A recurring theme in many of the questions I'm called upon to answer has to do with whether the net should be regulated, since so much nasty stuff supposedly goes on there. The more assiduous reporters who are new to the net actually log on to see what's happening. The first stop for many of them are chat rooms, which only confirm their worst suspicions. It's not unlike having your first view of New York be the Port Authority Bus Terminal, which is at the famously gamy corner of 42nd Street and Eighth Avenue. And far more kids have disappeared into bad lives near the Port Authority than have ever been lured away from home by strangers on AOL.

But if the first thing you see in New York is the bus terminal and you run away thinking you've seen it all, you'll miss the wonderful public library that's only four blocks away. You won't see any Broadway shows, which are even closer. You'll understand New York only as a town of tourist traps, peep shows, and hookers. You won't see the city's glory. Regulate the net? You might as well try to regulate New York. Many have tried. No one has succeeded.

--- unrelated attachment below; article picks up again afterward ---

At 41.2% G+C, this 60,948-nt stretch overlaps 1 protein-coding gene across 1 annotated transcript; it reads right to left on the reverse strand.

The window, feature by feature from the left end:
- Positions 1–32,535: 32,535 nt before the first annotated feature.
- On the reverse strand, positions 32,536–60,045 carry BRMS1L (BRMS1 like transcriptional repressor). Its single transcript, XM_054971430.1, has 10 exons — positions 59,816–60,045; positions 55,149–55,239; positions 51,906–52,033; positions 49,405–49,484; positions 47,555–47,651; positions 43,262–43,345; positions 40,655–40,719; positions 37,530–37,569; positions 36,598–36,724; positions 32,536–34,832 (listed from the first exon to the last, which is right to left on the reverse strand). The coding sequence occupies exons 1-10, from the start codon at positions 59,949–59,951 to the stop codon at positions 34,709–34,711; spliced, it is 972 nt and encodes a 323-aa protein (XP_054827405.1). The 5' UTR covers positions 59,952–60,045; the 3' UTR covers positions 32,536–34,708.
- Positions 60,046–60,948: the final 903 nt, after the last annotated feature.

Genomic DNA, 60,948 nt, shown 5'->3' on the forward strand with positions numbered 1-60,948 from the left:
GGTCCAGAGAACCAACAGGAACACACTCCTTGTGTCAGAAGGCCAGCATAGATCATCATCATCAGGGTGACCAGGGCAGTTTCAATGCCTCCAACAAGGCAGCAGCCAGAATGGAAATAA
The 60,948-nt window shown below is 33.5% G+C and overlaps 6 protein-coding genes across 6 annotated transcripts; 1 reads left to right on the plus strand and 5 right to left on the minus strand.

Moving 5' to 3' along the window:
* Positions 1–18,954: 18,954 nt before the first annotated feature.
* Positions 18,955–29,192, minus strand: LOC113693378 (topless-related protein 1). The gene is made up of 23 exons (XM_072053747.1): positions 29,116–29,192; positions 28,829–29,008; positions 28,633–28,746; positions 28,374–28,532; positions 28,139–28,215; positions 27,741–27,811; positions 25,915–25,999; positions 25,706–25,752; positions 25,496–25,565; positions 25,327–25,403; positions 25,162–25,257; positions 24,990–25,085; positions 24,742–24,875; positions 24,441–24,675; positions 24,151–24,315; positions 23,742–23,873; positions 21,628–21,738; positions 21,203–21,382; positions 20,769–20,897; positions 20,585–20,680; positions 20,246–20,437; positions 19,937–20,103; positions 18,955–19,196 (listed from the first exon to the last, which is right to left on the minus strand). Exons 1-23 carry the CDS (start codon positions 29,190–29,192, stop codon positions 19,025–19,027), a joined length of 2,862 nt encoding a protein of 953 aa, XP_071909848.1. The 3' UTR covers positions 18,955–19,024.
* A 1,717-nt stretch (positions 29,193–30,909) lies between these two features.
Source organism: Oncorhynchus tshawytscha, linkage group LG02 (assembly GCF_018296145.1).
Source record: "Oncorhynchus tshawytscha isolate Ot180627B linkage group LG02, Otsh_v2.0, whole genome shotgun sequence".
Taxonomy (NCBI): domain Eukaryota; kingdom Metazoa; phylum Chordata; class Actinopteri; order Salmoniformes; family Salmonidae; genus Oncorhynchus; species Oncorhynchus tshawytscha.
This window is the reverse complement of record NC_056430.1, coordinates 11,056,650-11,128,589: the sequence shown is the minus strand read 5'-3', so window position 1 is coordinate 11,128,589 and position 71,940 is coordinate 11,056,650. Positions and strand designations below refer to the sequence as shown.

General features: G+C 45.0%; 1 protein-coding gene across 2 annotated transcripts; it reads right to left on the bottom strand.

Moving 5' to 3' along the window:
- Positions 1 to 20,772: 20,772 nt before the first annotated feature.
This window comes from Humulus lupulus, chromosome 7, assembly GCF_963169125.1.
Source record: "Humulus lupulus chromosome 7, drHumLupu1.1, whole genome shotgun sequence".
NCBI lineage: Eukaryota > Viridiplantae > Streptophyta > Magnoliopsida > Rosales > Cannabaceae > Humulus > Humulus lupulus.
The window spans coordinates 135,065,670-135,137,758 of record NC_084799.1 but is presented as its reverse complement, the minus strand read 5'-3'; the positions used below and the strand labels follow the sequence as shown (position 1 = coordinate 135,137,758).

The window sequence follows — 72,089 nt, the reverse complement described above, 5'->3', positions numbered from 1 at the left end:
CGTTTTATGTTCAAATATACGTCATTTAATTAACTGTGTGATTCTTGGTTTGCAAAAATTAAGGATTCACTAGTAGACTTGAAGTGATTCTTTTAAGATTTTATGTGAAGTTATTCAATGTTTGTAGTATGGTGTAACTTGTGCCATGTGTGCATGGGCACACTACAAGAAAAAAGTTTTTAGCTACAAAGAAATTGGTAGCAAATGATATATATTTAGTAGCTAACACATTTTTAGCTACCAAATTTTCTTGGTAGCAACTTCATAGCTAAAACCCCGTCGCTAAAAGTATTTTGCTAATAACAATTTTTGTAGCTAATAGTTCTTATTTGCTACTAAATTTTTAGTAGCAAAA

The analogy isn't entirely gratuitous. There is no behavior that happens online that doesn't happen in the real world. It's true that people send indecent e-mail and electronic chain letters, and they post hateful screeds on Usenet. Even though no one has ever sent me an obscene image through the U.S. mail, I've gotten lots of chain letters that way and have come home to find a racist message on my telephone answering machine. I tossed the mail and zapped the message, possibly muttering a favorite Anglo-Saxonism. But there's no way I would want the FBI to poke through my mail to protect me against investment scams, and I would have a fit if I learned that the NSA or some other three-letter agency were diverting phone calls they thought might upset me.